Using my co-workers as guinea pigs, I did an exercise in weight perception. This turned into a math lesson activity. You can have fun with it as well.
Find 9 small rocks of roughly equal size. Wash and dry them. Weigh them on a scale and record their weight somewhere, or write them on the rock in a secret code.
Give your friends the rocks. Have them pick one that seems to be in the middle in both size and weight. Mark it with a pencil.
Now estimate the relative weights of the other nine rocks. Sort the rocks into three groups: rocks whose weight is less than the first rock (lighter), those weighing about the same, and rocks whose weight is greater (heavier).
Is the heaviest rock also the largest one? (Depends)
Could it be heaviest without being the largest? (Yes, if rock density varies)
Could a piece of wood the size of their rock have a weight less than the rock? (Yes) More than the rock? (Yes)
Can two rocks weigh the same but not be the same size? (Yes, size and weight are not directly related.)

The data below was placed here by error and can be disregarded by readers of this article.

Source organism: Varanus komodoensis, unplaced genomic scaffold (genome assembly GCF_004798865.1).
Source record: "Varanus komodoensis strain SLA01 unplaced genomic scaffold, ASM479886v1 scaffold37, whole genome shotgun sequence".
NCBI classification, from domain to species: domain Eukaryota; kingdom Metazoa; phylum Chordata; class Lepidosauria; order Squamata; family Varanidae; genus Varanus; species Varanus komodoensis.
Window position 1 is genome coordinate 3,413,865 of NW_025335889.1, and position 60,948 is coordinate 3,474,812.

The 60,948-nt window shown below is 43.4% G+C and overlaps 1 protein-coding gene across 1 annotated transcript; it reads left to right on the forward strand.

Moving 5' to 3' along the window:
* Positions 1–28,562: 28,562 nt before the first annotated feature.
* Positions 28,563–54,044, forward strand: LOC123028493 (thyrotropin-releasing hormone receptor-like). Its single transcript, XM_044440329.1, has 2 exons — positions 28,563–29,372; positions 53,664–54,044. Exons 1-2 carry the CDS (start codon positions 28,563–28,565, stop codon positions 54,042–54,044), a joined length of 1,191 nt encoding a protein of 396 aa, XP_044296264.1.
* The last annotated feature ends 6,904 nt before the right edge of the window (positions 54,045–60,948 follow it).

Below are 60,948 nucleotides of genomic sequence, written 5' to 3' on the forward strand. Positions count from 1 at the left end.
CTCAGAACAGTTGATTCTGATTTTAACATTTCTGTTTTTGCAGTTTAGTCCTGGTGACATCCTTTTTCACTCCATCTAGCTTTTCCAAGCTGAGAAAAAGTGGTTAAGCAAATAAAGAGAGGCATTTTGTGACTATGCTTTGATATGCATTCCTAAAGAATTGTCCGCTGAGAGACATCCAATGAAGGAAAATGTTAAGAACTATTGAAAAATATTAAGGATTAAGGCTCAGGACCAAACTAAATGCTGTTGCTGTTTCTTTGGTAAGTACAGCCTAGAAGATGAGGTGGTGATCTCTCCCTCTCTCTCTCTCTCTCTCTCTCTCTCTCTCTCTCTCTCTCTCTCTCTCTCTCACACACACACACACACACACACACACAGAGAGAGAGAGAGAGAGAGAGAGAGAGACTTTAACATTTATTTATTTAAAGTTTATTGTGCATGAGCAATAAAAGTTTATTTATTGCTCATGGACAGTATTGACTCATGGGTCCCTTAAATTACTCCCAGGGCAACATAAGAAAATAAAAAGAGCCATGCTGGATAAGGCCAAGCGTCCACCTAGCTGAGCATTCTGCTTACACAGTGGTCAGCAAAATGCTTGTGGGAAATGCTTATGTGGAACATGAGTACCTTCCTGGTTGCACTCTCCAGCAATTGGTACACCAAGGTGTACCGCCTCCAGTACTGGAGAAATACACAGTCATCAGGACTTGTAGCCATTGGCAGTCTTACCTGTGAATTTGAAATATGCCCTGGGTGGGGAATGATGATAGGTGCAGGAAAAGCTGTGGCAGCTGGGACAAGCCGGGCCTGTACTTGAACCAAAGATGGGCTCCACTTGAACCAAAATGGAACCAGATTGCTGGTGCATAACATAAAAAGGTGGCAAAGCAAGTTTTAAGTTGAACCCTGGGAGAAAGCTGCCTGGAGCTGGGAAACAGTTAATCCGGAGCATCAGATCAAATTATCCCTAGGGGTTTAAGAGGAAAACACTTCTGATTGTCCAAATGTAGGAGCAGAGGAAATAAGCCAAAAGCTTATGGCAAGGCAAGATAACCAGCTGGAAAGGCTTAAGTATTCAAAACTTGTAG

After the rocks are in three groups, see if they can sort them from lightest to heaviest.
Does everyone agree on the arrangement? (Not usually)
When they have sorted the rocks, they can check by weighing each rock with a postal or digital scale.
Many people can tell even a fraction of an ounce difference in weight.
Here in Southern California, it's rarely possible to find a patch of ground without a few (million) rocks. I'd suggest you stick to smaller ones though.
Of course we do not have a monopoly on the rocks. Lots of areas have even more.
This first picture was taken at Findhorn Bay, near Inverness, Scotland. They seem to have no shortage of rocks there!
Then I went to a place called Orford Ness. Yes, it's in the UK too; an island off the east coast. There was NO dirt. They call this shingle, but to me it looks like lots of rocks!